Fans of music biopics might be forgiven for thinking that we’re currently living through a purple patch. After last year’s excellent Brian Wilson film, Love & Mercy, cinema audiences are soon to experience films about Miles Davis and Hank Williams. Good times, right?
I’ll be reviewing the Hank Williams film, I Saw The Light, for the next issue of Uncut, so I want to keep my powder dry on that. It’s due in UK cinemas a fortnight after Miles Ahead, the film about Miles Davis. As music biopics go, they couldn’t be further apart. I Saw The Light sticks slavishly to facts, dates and details and as a consequence systematically fails to bring Williams to life; Miles Ahead, meanwhile, adopts a more freewheeling approach and has far greater success nailing the ineffable qualities that made Davis so compelling both in the studio and outside of it.
In the production notes for his Bob Dylan film I’m Not There, the director Todd Haynes recounted a conversation he once had with Dylan’s manager, Jeff Rosen. “I said, ‘This is a big honour! I feel I have to represent Dylan to the world and I want to do it accurately and carefully.’ And Jeff just say, ‘Todd, don’t even this about that. This is your own weird interpretation of Bob Dylan, and that’s all you have to worry about.” You could apply Rosen’s point when discussing Miles Ahead, Don Cheadle’s audacious, prismatic film about Miles Davis. As with Haynes, Cheadle is less concerned with straight biographical detail than the magic of Davis’ wild, elusive spirit.
Miles Ahead is set in the 1970s, during a five-year period where Davis absented himself from both the recording studio and the stage. Here, Cheadle concocts entirely fictional events concerning the efforts of Davis and a tenacious Rolling Stone journalist (Ewan McGregor) to track down a precious reel of new music that have fallen into the hands of an unscrupulous record exec (Michael Stuhlbarg). The tape is a McGuffin, naturally; but its contents provide Cheadle the opportunity to flashback to an earlier part of Davis’ life and his fraught relationship with his first wife, Frances Taylor (Emayatzy Corinealdi). In this respect, Miles Ahead superficially recalls Love & Mercy, another excellent biopic that ignored a plodding cradle-to-the-grave narrative in favour of settling on two thematically connected periods, decades apart, in the life of Brian Wilson.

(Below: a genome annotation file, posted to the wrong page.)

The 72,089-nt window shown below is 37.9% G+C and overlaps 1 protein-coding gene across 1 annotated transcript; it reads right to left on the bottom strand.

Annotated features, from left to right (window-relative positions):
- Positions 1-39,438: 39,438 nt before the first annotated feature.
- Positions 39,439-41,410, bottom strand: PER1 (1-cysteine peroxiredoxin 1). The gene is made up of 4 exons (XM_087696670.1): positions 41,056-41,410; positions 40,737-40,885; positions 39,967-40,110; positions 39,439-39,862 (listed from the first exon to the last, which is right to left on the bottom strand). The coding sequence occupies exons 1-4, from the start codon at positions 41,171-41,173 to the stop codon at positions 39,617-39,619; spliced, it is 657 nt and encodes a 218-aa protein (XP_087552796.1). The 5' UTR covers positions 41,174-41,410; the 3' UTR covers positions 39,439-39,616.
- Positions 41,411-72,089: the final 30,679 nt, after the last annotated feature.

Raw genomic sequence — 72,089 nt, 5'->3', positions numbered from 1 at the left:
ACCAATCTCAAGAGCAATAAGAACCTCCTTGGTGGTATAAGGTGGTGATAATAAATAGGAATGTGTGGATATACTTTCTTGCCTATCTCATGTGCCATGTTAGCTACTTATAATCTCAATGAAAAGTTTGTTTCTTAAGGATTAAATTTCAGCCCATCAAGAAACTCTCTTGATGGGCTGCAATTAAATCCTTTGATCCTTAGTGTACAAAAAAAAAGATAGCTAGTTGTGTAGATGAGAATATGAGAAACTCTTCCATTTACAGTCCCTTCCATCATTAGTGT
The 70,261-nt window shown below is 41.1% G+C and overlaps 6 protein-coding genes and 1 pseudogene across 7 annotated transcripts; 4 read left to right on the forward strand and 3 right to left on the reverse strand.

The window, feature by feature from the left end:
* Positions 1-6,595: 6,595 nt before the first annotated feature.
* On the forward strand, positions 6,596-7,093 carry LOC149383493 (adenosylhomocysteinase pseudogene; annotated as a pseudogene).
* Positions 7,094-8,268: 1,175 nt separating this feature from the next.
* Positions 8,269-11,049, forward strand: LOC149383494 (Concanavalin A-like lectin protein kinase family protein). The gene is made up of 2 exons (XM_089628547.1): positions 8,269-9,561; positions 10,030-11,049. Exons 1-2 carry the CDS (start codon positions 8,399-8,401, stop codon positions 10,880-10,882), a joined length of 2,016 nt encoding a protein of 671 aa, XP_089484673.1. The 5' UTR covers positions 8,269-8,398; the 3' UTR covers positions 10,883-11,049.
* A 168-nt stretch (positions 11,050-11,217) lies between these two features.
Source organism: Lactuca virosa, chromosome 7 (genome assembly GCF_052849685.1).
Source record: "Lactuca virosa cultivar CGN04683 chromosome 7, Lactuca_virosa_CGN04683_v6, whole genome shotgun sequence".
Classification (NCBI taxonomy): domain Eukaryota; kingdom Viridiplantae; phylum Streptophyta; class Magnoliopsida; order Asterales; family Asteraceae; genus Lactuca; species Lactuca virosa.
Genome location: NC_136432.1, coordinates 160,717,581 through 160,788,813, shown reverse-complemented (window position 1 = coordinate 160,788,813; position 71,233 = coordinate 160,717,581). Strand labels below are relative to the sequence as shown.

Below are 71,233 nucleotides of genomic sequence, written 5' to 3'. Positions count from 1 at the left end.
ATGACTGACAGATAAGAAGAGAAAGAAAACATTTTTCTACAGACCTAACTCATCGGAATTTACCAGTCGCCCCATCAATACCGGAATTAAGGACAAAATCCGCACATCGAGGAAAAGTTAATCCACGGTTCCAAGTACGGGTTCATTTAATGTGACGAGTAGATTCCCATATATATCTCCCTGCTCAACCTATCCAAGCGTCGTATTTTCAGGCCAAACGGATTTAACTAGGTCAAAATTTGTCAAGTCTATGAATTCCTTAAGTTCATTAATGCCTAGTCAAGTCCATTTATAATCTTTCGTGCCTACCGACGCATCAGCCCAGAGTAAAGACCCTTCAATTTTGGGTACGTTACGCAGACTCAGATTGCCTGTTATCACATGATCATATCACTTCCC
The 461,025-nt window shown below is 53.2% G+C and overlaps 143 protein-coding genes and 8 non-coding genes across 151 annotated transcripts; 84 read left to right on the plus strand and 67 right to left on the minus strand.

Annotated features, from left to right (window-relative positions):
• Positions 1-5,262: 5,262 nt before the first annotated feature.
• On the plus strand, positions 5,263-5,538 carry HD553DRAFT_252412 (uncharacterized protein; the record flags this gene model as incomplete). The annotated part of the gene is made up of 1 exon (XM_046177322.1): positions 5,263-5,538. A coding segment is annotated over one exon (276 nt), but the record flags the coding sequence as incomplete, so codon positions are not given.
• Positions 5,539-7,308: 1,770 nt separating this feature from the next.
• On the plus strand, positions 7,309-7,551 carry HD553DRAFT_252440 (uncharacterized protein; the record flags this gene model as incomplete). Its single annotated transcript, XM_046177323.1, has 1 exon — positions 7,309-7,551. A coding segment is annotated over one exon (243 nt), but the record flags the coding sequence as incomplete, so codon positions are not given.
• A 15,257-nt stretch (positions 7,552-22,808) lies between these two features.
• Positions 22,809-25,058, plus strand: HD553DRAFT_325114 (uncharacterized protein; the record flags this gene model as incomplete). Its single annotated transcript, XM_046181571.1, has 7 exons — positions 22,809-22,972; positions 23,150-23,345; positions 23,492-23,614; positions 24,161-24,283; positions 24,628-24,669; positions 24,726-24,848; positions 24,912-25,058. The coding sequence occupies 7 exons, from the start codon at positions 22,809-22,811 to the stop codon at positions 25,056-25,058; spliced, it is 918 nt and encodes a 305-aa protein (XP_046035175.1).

In the hairy Seventies, Davis is trying to account for his many losses – both personal and financial – and Cheadle is terrific as Davis, straining to find his place in a time he views with increasing disdain. “A lot of shit goes through your mind when you’re quiet,” he says. For much of these sequences, Davis comes across as unlikable, his moods provoked by writer’s block, depression and drug abuse. At times, the scenes set during the Seventies resemble a ‘70s caper movie, including a car chase and even a gun battle. But these moments of seasoning swing. And why not? As Davis said, “It’s not the notes you play, it’s the notes you don’t play.”
While there are enough ‘notes’ here – at the recording sessions for Porgy And Bess, getting beaten by a policeman outside Birdland, chasing Taylor from their apartment with a knife – sometimes it is possible for facts to obscure greater truths.
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